Almost everyone around the world took some kind of financial hit in 2020 as the planet was turned upside down and made unimaginable impacts to the daily lives of many.
Much of the world’s population was out of work, whether it be temporary or permanently, whilst the rest of the world seemingly stopped appearing to spin.
Of course, professional sports was also impacted in a variety of ways, as they were unable to continue to compete as those new to betting on football would have found out, whilst they were also left without fans, therefore losing out on a key revenue strand that would usually bring millions, if not billions, into the team.
£4.5 billion in revenue was lost in 2020
Football clubs were one such business that were impacted greatly, with having been estimated that the top football leagues with Europe missed out on a combined revenue of around £4.5 billion.
It is understood that if Europe’s top five leagues were to cancel each of the remaining games of the 20/21 season, they would have stood to lose a combined £3.6 billion; which would have likely included a rebate of some significant amount that they would have had to owe back to broadcasters as they would have been unable to fulfil the contracts that they have in place.
However, each of the football leagues in Europe decided to return to action as soon as they could, but the damage financially had already been done, as many of the clubs continued to leak vast amounts of money.
As highlighted in the report that was undertaken by KPMG, six of the continents biggest leagues had lost a combined £4.5 billion in operating revenues, largely from matchday experiences and tickets that would have been sold if they could.
Six champions hit badly financially in 2020
The report also highlighted that each of the six champions of those leagues based in Spain, England, France, Italy, Portugal and Germany were impacted badly as each saw their fall in income be rather alarming. Naturally, this is perhaps why many of the biggest clubs in the continent made audacious plans to form the European Super League.
Despite having been able to claim the Bundesliga and the biggest prize in European club football – the UEFA Champions League – FC Bayern Munich still lost around £16.28 million in revenue, although the German club are one of the savviest when it comes to money as they were able to record a profit of £5.25 million.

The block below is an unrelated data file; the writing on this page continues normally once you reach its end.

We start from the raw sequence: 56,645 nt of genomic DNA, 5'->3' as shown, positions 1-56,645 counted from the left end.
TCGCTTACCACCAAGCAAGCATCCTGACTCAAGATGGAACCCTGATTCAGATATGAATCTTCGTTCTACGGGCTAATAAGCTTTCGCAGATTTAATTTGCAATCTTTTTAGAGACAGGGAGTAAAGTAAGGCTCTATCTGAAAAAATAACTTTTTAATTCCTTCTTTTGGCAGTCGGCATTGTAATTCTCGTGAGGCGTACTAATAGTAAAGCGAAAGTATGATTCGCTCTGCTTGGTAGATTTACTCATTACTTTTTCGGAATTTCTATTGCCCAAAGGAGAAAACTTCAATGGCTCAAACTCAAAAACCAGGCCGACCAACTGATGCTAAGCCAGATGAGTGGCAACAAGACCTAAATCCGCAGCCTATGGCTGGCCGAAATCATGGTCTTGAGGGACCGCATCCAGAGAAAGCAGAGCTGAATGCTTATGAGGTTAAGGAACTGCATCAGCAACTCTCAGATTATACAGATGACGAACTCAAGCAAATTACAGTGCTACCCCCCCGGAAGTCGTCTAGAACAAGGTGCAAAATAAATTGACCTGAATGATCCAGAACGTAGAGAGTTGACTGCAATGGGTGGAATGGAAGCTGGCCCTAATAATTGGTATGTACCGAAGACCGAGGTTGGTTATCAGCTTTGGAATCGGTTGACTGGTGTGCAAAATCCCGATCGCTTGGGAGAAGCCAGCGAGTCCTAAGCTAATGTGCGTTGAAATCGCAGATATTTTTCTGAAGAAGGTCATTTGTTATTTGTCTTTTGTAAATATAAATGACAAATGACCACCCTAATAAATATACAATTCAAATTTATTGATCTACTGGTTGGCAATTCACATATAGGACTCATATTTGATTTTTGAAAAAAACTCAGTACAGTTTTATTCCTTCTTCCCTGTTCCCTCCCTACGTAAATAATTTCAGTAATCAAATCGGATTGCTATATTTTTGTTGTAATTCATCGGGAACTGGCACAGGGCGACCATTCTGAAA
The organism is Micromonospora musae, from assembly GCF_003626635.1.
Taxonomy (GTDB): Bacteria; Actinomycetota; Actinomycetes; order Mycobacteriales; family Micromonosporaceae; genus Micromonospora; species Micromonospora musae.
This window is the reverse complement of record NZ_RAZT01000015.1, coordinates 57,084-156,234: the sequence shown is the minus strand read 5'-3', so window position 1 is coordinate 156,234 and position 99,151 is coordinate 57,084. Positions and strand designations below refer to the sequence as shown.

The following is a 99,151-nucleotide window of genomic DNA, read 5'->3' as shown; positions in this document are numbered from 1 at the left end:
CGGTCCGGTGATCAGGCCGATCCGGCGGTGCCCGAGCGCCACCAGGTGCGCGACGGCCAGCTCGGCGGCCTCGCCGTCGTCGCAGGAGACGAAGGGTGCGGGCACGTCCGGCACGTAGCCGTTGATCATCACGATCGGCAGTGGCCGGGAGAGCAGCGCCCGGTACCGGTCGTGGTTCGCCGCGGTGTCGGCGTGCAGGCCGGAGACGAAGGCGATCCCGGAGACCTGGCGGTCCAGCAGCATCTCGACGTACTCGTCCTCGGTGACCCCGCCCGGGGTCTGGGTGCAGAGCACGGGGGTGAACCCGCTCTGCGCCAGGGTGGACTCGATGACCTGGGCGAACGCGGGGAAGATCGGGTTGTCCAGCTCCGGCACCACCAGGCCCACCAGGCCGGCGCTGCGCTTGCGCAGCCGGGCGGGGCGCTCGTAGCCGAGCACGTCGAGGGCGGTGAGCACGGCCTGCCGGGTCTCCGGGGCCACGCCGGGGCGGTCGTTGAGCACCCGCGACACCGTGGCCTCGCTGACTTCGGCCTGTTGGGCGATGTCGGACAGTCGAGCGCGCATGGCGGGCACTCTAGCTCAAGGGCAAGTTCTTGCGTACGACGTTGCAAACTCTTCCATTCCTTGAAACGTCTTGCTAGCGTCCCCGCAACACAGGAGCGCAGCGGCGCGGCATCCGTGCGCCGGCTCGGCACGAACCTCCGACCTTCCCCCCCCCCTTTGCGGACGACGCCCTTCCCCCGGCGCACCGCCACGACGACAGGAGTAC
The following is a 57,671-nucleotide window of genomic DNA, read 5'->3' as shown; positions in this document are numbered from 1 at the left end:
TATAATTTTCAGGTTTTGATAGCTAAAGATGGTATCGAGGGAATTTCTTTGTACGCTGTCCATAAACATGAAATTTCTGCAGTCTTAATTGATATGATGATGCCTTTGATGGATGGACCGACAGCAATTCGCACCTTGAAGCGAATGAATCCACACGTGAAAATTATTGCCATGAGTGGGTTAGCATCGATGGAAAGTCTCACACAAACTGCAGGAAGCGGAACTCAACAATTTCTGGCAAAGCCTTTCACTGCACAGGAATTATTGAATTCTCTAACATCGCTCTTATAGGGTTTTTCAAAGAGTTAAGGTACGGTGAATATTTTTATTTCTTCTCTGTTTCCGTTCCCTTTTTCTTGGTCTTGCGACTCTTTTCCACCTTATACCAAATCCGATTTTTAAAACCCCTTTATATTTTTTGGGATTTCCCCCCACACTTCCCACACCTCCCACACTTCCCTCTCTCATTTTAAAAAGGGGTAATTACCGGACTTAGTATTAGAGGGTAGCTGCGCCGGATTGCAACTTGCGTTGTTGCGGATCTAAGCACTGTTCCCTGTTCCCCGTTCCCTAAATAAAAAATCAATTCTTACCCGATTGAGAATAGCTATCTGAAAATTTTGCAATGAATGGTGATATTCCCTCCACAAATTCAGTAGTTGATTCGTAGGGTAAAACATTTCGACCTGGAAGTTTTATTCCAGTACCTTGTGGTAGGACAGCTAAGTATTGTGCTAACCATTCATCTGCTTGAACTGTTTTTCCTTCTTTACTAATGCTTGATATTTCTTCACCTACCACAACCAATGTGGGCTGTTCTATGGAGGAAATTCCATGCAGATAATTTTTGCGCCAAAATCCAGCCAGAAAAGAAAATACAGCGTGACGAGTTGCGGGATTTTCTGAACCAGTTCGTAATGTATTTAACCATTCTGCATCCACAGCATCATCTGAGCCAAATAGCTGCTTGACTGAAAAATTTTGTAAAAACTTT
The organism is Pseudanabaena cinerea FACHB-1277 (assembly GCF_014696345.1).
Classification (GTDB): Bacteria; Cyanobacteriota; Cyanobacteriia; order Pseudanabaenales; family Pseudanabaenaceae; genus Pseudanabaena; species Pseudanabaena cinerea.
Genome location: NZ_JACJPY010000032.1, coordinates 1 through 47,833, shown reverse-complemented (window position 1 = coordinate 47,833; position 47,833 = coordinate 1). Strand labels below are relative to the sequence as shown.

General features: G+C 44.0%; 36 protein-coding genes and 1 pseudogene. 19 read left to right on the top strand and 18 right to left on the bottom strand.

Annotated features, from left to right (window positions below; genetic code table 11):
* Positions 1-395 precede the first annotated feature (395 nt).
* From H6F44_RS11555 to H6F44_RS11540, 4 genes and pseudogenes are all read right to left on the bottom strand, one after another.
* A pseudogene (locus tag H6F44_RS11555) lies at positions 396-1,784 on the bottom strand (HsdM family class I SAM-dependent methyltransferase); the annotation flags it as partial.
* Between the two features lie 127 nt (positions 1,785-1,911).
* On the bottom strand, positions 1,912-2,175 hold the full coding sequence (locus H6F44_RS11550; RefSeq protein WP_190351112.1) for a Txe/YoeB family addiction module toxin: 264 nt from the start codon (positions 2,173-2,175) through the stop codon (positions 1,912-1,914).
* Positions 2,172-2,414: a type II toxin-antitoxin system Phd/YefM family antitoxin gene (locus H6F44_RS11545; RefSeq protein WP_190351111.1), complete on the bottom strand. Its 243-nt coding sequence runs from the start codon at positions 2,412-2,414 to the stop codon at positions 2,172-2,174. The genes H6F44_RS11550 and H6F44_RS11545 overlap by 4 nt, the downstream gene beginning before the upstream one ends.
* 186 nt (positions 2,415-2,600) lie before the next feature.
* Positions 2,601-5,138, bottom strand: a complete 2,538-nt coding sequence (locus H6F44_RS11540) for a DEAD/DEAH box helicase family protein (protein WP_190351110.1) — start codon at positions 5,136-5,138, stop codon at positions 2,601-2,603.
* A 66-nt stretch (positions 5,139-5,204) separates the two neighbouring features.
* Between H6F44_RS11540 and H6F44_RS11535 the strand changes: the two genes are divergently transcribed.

Liverpool might have been the FIFA Club World Cup Champions last year, as well as win the lucrative Premier League title, but Jurgen Klopp’s side were not saved from the impact that was felt financially, as they saw their revenue shrink by £42.35 million, whilst also perhaps being highlighted by the fact that their transfer business was rather restrained by all accounts, as well.
Florentino Perez has been very vocal about the money that has been lost over the last year, with the Real Madrid president going on to claim that the European Super League would save football clubs from death. However, whilst they saw a decline of 8% in operating revenue, last year’s La Liga champions still managed to record a profit of £266.9 million.
Juventus suffered a decline of 13% as Italy was badly impacted, whilst Paris Saint-Germain also saw a decline of 15% – which is thought to be worth £84.88 million – despite having reached the UEFA Champions League final for the very first time.
As can be seen from the data, many of the biggest clubs in Europe were all hit. Although the data does only highlight the champions of each of the respective biggest leagues in the continent, it is only easy to infer that the financial impact will have been greater for some of the other clubs in those leagues, as well.